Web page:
Delaware News

New tests designed to gauge effectiveness of district changes


The Delaware City School District strives in its "race to the top" with other school districts across the U.S. through hard work -- and with the help of some extra grant money.

The district was selected in 2009 by the Ohio Department of Education to receive an allocation of $300,000 to use over a period of four years through the Race to the Top program.

Race to the Top is a federal program that began with the intention of preparing districts for new standards set by the department of education.

Only 11 states in the U.S. are competing for grant money. Those states must set certain goals and meet those goals in a set amount of time to receive the funding.

The district is working on four major areas: adopting new state standards for college; building data systems; recruiting and rewarding good teachers; and providing professional development for teachers.

The district has received a $15,000 grant to pay for additional testing that will add to the district's value-added component on the state report card. Value-added data measures students' academic growth from year to year.

The total cost for the testing is around $70,000 and includes all testing and scoring for second-grade tests and the ACT Quality Core testing.

Amy Piacentino, district director of curriculum, said the district is conducting evaluations that are crucial to seeing how the new initiatives are improving student performance.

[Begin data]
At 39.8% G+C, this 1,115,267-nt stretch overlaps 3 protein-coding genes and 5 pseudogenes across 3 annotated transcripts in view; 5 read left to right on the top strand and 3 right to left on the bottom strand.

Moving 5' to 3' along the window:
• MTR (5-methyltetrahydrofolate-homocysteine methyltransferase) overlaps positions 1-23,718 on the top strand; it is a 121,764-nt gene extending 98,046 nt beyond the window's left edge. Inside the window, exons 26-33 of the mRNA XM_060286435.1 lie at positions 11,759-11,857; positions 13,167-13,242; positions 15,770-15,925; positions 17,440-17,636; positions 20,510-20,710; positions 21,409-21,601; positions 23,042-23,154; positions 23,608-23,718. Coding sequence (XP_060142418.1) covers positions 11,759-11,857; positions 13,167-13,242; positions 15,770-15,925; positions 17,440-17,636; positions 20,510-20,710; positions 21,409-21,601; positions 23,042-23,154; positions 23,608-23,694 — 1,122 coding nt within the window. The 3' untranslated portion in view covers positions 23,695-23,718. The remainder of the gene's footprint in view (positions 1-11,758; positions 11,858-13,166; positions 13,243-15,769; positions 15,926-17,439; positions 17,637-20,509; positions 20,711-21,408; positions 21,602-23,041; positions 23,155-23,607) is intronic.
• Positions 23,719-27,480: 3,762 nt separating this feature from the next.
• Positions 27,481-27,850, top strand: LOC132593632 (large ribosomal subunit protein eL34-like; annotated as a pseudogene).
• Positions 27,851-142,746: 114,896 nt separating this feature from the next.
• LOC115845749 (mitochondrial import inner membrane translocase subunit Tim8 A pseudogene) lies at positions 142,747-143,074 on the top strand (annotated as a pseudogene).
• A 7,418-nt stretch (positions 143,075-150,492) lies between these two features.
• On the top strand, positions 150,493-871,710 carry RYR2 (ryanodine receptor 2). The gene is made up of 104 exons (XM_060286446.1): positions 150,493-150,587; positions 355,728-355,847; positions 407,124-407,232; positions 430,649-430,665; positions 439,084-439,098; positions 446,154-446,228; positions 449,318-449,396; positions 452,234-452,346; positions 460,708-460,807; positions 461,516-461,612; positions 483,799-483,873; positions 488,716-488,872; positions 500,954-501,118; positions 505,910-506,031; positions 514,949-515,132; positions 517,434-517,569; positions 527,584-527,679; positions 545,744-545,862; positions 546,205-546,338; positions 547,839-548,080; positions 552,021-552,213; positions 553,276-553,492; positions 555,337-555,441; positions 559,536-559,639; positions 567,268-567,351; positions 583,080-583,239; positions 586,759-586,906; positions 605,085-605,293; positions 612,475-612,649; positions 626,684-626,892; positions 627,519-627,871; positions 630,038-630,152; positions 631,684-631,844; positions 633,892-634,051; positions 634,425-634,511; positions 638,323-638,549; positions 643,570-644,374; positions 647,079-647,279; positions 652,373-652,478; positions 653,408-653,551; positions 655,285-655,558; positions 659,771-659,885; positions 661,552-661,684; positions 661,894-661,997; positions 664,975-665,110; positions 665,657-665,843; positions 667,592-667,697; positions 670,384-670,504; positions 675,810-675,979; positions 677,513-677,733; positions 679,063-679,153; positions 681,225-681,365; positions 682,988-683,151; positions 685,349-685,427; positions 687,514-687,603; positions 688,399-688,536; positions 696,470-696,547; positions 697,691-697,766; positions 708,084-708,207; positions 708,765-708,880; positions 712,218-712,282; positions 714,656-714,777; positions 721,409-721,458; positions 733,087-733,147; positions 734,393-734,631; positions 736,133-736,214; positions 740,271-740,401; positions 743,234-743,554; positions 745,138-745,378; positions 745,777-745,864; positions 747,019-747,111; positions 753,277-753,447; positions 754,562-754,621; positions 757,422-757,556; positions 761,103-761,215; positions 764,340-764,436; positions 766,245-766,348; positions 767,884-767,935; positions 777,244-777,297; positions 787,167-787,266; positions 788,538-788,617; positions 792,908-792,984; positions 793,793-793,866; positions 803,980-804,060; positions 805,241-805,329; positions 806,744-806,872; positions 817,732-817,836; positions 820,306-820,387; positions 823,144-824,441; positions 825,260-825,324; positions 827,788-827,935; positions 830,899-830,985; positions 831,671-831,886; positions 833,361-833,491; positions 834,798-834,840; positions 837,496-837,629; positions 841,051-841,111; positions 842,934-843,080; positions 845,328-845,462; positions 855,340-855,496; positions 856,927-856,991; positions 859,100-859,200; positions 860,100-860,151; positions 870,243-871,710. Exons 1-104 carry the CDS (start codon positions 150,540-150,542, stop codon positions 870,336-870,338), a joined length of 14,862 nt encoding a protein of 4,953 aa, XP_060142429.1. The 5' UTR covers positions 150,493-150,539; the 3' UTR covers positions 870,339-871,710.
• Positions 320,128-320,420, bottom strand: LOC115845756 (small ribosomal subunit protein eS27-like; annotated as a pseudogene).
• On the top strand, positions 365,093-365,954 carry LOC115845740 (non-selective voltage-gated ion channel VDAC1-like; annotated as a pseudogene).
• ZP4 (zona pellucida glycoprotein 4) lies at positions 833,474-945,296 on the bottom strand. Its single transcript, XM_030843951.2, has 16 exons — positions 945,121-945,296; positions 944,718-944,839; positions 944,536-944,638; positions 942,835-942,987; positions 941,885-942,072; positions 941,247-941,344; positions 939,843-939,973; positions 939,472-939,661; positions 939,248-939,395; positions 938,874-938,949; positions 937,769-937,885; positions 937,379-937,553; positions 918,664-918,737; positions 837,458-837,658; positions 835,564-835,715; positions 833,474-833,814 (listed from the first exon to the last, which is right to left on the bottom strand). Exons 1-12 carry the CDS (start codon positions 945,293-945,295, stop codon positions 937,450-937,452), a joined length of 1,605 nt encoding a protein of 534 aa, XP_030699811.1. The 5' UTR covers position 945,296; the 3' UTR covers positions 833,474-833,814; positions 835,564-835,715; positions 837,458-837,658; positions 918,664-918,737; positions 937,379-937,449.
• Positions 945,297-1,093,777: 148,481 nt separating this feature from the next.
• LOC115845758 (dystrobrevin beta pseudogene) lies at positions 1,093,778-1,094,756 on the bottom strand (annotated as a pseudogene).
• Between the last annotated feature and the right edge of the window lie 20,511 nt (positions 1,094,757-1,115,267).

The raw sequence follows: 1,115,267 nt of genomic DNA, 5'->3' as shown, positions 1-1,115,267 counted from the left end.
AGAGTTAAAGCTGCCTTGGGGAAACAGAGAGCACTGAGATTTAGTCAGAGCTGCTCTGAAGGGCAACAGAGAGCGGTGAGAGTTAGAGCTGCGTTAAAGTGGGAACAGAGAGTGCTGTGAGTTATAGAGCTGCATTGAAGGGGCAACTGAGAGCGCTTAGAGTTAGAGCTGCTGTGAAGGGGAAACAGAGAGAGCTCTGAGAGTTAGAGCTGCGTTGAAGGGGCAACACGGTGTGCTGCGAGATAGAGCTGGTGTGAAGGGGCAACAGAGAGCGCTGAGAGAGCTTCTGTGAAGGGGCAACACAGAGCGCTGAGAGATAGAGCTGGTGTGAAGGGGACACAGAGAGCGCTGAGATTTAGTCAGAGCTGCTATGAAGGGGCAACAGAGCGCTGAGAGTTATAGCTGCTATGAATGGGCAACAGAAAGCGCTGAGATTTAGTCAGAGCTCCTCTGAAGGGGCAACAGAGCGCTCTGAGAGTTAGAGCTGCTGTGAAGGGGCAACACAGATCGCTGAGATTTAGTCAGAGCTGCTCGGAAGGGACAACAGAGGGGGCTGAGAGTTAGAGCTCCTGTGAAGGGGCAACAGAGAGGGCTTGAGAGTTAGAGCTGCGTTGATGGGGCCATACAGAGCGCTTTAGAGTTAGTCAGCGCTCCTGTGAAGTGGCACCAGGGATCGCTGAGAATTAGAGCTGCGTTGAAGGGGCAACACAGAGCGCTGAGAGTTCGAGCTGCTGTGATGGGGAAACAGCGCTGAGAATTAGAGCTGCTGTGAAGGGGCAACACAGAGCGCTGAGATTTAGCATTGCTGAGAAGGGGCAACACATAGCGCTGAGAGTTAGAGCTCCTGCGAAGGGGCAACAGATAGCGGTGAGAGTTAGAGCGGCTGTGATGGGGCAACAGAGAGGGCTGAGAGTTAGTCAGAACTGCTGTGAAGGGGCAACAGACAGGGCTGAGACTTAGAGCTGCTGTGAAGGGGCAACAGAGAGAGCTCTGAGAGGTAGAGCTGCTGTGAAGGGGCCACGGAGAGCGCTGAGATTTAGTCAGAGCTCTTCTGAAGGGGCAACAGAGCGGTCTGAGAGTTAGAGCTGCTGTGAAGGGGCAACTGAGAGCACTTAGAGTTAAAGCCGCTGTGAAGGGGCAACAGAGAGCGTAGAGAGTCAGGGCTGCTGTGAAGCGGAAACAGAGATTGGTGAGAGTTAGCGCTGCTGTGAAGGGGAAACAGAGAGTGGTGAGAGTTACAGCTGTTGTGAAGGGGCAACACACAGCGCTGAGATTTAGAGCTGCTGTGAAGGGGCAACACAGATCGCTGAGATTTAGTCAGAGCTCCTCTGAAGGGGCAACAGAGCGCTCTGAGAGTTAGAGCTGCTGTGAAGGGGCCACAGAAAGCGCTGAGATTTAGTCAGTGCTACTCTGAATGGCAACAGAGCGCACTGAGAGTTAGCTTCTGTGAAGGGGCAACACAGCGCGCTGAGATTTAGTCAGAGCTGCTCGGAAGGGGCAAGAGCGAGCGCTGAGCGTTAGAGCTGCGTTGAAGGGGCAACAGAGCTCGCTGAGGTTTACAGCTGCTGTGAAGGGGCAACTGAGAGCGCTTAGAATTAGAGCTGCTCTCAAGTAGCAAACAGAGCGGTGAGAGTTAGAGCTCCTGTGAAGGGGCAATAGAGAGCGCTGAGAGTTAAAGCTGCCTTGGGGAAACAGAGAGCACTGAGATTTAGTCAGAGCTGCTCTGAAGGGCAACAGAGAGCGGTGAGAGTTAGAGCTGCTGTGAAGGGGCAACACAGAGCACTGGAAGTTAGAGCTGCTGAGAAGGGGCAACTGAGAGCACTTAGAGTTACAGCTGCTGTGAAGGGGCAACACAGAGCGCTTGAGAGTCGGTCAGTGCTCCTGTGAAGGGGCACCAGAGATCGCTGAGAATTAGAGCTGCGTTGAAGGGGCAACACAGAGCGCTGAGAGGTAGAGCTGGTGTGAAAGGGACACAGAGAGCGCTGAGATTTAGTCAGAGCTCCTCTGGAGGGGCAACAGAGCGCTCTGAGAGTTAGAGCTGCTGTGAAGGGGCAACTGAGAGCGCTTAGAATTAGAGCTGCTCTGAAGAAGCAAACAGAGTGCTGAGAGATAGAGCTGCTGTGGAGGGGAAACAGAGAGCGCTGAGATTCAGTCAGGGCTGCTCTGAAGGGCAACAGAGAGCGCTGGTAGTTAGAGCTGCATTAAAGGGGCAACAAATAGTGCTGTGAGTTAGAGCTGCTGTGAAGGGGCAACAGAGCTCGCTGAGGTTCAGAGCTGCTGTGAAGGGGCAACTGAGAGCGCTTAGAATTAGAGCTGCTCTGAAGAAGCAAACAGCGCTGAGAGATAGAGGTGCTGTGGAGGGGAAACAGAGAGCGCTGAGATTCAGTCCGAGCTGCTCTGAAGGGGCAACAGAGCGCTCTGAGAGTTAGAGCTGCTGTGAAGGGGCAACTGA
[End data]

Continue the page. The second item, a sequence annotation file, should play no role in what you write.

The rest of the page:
"Our focus is always about improving teaching and learning," she said. "As we look at our data, we are hoping that we will be achieving at all levels."

The ACT Quality Core testing, for example, is given to students to make sure they are prepared and understand all the course material necessary to move on to additional training or college.

Any testing the district conducts outside of mandated tests will be added to the district's value-added score.

Piacentino said value-added data is central to Race to the Top, and that data is available for teachers to use.

"The value-added data shows that students are making more than a year's worth of growth in one year," she said.

This year, the district has begun to put the finishing touches on the new science curriculum and is working on its math and English standards.

Piacentino said teachers are continuing to collaborate and work on changes to the curriculum.

"We want to make sure all teachers have a voice, and it's not just one teacher making all the decisions for everyone," she said.

Piacentino said although the changes are a lot of work and have added quite a bit to everyone's plates, she believes they're worth it.

"We firmly believe that this is a huge part in moving us forward," she said. "We are able to use this additional data to focus on instruction. It's why we have an 'Excellent with Distinction' rating."